Speed limits went up to 40 mph along the entire length of the Rickenbacker Causeway Thursday, an increase of five miles per hour for some sections, but below the longtime limit of 45 mph that had existed before a fatal accident in May.
One leading safety advocate said the increase in speed would increase the risk of injury for cyclists and pedestrians, and called for the county to speed up a redesign of the iconic roadway that carries millions to some of Miami’s most popular beaches.
Both village and county police reported no major incidents on the first morning of the increrased changed speeds.
Some Key Biscayne residents had chafed at the slower speeds, which county officials said were needed to improve safety while a longer term plan to separate bicycle and vehicle traffic is pursued.
Mayor Mike Davey had raised the issue with Miami-Dade Mayor Daniella Levine Cava, and was happy with the compromise.
“It shows that we get more done working with the County, rather than trying to pick a fight over every issue,” Davey said in a statement.
He had argued that having a single speed limit for the entire span from the mainland to the island was more sensible than shifting speeds, which were either from 35, 40, and 45 in various segments before the 30 mph limit that starts within the village. The measure also had support from District 7 Commissioner Raquel Regalado.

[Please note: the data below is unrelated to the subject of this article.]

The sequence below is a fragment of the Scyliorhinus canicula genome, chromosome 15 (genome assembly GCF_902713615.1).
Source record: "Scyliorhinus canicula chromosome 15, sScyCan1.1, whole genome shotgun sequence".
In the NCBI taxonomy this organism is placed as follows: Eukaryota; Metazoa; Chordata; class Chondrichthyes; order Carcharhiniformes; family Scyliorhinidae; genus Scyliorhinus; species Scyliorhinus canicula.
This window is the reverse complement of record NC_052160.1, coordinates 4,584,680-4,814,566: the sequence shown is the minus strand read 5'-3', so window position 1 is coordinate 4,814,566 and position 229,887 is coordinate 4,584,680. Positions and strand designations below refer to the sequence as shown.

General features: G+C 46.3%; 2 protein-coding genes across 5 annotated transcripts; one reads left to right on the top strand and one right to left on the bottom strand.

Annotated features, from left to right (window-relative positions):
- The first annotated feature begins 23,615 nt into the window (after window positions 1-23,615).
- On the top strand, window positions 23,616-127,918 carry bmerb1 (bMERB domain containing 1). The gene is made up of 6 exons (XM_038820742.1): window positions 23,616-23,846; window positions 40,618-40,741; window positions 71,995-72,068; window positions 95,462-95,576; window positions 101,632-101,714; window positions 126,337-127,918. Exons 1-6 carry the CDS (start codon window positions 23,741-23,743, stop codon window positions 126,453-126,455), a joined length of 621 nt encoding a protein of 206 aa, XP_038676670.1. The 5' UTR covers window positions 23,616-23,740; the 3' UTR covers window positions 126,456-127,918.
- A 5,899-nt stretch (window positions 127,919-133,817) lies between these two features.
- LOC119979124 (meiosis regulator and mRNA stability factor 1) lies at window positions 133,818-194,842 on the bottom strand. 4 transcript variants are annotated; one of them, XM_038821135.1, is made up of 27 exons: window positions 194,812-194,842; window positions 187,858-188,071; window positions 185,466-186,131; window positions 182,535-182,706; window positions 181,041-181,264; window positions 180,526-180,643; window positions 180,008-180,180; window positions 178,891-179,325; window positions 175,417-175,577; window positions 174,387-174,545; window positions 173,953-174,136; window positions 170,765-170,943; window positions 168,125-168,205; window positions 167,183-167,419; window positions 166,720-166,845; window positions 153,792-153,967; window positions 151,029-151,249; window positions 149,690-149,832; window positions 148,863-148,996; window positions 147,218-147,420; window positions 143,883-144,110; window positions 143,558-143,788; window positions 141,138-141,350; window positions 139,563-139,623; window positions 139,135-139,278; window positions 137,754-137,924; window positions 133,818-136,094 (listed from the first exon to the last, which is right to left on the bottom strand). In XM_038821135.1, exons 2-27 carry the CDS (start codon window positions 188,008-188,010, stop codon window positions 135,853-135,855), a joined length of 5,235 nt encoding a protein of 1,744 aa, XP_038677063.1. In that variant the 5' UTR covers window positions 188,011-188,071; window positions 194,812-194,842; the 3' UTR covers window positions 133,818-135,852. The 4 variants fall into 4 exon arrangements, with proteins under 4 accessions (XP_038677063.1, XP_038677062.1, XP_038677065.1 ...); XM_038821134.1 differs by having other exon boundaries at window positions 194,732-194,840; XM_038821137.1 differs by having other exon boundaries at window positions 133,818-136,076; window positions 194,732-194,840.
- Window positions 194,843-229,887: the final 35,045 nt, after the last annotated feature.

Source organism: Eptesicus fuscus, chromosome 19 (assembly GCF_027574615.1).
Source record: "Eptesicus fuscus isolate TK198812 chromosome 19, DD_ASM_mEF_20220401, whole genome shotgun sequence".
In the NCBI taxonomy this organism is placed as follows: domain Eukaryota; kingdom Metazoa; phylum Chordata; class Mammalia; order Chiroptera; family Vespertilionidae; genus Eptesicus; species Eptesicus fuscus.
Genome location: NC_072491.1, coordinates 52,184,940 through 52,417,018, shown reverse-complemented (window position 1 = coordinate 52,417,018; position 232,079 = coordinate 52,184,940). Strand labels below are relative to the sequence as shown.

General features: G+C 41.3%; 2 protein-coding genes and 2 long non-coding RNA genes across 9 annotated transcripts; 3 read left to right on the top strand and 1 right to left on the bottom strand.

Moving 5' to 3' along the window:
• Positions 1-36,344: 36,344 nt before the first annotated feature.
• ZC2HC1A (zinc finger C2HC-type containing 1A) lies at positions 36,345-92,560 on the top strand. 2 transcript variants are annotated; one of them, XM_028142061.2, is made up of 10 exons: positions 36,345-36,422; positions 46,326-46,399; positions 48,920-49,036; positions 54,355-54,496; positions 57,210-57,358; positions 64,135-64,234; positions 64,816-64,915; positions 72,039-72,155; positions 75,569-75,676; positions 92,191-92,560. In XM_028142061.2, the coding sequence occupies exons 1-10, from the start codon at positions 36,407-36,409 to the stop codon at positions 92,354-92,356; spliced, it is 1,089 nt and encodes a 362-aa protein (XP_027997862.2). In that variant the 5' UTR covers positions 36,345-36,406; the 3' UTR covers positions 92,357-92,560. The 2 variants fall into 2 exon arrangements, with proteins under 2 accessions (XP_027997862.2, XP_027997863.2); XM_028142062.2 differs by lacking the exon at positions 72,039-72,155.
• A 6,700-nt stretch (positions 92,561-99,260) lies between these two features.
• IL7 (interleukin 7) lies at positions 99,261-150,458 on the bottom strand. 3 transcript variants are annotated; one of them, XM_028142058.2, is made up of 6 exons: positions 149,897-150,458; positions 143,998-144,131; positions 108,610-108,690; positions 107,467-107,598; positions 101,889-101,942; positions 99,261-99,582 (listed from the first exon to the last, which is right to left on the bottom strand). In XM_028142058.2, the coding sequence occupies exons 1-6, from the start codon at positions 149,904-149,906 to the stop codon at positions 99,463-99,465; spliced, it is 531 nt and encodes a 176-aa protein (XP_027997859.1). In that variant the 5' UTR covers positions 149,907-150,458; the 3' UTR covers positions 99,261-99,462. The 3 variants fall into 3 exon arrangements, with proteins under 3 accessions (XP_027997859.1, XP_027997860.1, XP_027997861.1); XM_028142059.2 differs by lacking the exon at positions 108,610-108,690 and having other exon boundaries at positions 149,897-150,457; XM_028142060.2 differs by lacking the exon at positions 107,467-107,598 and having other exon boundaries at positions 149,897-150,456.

But Dr. Mickey Witte, a researcher on injury prevention, said every increase in speed dramatically increases the likelihood of serious injury in a collision.
“The higher speed makes it more deadly. It’s not a step in the right direction,” she said. Witte said that changes in speed need to be matched with permanent safety improvements.
“I don’t think drivers are going to be swayed by a sign as much as they would be swayed by design,” she said.
As for traffic stops, Miami-Dade police spokesman Det. Luis Sierra said there was no increase in citations or speeding. But he said motorists should be ready for more visible enforcement next week.
The county imposed 35 mph speeds for a long stretch near MAST Academy and the Seaquarium after the deaths of cyclists Yaudys Vera and Ogniana Reyes, both from the Kendall area, last May.
Tony Winton is the editor-in-chief of the Key Biscayne Independent and president of Miami Fourth Estate, Inc. He worked previously at The Associated Press for three decades winning multiple Edward R. Murrow awards. He was president of the News Media Guild, a journalism union, for 10 years. Born in Chicago, he is a graduate of Columbia University. His interests are photography and technology, sailing, cooking, and science fiction.